By Don McAlavy: Local columnist
This story is told by the daughter of Clyde Sparks, Neva Riggins of Clovis, and takes place in the fall of 1945.
“Dad said that he lacked two rounds being completely finished with the wheat harvest in that field. It was close to sundown so he felt that he could get it finished before dark. Then the combine bogged down.
“He said that he could see that the canvas looked like it just needed a jog to unclog it. He said he lowered himself into the thresher without touching the canvas and pulled himself back up as a trial just to be sure he could pull himself back out quickly. He thought he could do it easily.
“But when he jumped on the canvas it immediately came unclogged and his feet were suddenly caught in the mechanism. His heavy work shoes clogged it up again, but his feet were mangled. He extricated himself, leaving his shoes in the thresher. He did not say whether the tractor had died at that point, but I don’t think he took the time to turn it off if it was still running.
“I asked him (I was just a 12-year-old then) what was the first thing he did. He said, “I prayed that God would let me get to help.” He then crawled for a quarter of a mile to the pickup. He drove the pickup only with his hands. He took the fence gate with him. He drove three-quarters of a mile to his boss’ house: Luther Moss. Moss saw him coming with the gate hanging on the front of the truck and ran to see what was the matter.
“Moss wrapped daddy’s feet in a sheet and came to our house a mile or two away, to get mother. When he got to the hospital, he had lost so much blood the doctors could not wait for a cross match. They had to give him blood plasma. Since the bottoms of his feet were now mangled the doctor left the soles of his feet minus his toes and turned them up over the raw feet.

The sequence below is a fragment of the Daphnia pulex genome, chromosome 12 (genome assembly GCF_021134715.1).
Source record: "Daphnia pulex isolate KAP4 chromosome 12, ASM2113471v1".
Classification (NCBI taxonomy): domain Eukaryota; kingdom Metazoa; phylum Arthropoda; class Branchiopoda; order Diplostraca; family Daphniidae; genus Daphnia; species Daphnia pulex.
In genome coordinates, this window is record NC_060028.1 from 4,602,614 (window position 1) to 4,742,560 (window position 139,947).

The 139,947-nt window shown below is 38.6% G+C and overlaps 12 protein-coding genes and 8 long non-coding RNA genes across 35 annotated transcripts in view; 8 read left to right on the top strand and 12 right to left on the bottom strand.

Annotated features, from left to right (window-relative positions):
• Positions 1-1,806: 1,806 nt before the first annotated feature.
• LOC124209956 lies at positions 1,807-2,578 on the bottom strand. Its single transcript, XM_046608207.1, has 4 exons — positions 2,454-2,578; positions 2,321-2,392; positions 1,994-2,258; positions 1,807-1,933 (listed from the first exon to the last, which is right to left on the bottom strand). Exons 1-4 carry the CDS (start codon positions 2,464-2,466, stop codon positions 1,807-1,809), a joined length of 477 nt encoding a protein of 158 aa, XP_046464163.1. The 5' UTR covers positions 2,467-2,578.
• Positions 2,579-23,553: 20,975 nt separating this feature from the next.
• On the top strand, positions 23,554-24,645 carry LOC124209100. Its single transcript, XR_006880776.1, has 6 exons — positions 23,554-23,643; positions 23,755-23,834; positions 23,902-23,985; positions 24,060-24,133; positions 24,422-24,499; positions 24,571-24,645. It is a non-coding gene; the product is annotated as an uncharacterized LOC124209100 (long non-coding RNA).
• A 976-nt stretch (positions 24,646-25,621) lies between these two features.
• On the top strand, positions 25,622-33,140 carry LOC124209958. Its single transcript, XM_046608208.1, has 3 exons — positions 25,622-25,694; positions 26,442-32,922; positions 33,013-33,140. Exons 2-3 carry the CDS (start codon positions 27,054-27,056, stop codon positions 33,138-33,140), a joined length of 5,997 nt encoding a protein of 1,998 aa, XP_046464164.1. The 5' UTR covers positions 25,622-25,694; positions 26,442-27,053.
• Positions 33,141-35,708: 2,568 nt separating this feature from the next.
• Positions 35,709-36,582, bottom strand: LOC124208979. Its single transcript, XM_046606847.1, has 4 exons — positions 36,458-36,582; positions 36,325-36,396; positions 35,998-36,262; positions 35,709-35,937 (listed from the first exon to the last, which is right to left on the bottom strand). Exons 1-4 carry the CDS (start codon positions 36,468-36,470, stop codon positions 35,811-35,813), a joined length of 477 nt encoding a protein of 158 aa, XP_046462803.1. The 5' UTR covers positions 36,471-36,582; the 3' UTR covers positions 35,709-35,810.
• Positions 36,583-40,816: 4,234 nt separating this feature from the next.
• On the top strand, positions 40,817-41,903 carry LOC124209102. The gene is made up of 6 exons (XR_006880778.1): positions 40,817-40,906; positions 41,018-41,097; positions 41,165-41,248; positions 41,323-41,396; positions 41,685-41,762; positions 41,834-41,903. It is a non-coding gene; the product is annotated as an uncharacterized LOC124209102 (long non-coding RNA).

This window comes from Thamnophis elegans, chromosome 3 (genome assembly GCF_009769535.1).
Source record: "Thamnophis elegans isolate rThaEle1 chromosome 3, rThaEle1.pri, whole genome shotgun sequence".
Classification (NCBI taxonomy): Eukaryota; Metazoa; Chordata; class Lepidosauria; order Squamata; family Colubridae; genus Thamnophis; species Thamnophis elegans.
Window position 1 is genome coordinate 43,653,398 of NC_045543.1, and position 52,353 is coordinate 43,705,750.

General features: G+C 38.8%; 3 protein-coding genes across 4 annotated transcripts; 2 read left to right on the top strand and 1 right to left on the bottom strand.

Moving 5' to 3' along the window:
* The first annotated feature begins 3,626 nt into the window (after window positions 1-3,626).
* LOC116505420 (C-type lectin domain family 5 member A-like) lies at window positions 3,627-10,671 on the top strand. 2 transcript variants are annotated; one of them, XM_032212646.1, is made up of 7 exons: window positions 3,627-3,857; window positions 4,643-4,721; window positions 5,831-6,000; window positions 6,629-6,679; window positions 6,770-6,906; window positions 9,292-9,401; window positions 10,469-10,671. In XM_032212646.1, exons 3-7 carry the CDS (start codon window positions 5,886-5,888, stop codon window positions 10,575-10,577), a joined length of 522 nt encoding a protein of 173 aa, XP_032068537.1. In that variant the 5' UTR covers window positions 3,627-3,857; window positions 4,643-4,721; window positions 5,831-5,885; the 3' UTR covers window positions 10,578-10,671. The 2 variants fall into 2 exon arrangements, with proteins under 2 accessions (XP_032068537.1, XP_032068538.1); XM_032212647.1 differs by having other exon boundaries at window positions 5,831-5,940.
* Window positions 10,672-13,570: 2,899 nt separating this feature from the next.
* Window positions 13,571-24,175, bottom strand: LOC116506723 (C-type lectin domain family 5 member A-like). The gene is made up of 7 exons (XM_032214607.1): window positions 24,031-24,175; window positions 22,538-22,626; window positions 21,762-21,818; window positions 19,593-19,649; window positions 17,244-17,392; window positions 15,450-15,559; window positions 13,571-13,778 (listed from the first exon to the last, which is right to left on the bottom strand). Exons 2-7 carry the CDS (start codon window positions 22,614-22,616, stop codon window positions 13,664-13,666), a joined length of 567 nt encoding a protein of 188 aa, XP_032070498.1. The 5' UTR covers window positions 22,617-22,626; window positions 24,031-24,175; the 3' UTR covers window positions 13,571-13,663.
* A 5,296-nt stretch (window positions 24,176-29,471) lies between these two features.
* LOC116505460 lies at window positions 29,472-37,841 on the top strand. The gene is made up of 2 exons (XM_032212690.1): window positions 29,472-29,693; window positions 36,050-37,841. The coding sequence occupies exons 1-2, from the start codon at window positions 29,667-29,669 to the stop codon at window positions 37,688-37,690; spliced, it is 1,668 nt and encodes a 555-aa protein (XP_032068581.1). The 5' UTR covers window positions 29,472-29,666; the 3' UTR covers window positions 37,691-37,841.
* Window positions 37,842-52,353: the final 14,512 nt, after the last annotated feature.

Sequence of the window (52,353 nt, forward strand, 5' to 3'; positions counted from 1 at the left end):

“About six weeks later Dad started to learn to walk again. He would lean against the wall and push himself away from the wall and start jogging to learn to balance and walk. It took a while but he did it! He went to driving the tractor, but he was barefoot and the clods and stickers were murder on his tender feet.
“He went to town and bought a pair of shoes and cut them down to fit his round feet. They were crude so he contacted a bootmaker, Mr. Loudermilk. The bootmaker made a plaster of Paris cast of Dad’s feet and with that form he built many a pair of shoes for dad over the years.
“Daddy continued to farm for eight more years. He and mother moved into Clovis in 1953, joining the First Baptist Church and soon he was the church’s custodian. After 15 years there he retired and began a lawn service and mowed lawns all over town until 1982.
“When he died on Dec. 6, 1995, he was 91 years old. My Dad, William Clyde Sparks, was buried in the Oklahoma Lane Cemetery east of Farwell. My Dad was an amazing man!”
Don McAlavy is Curry County’s historian. He can be contacted at: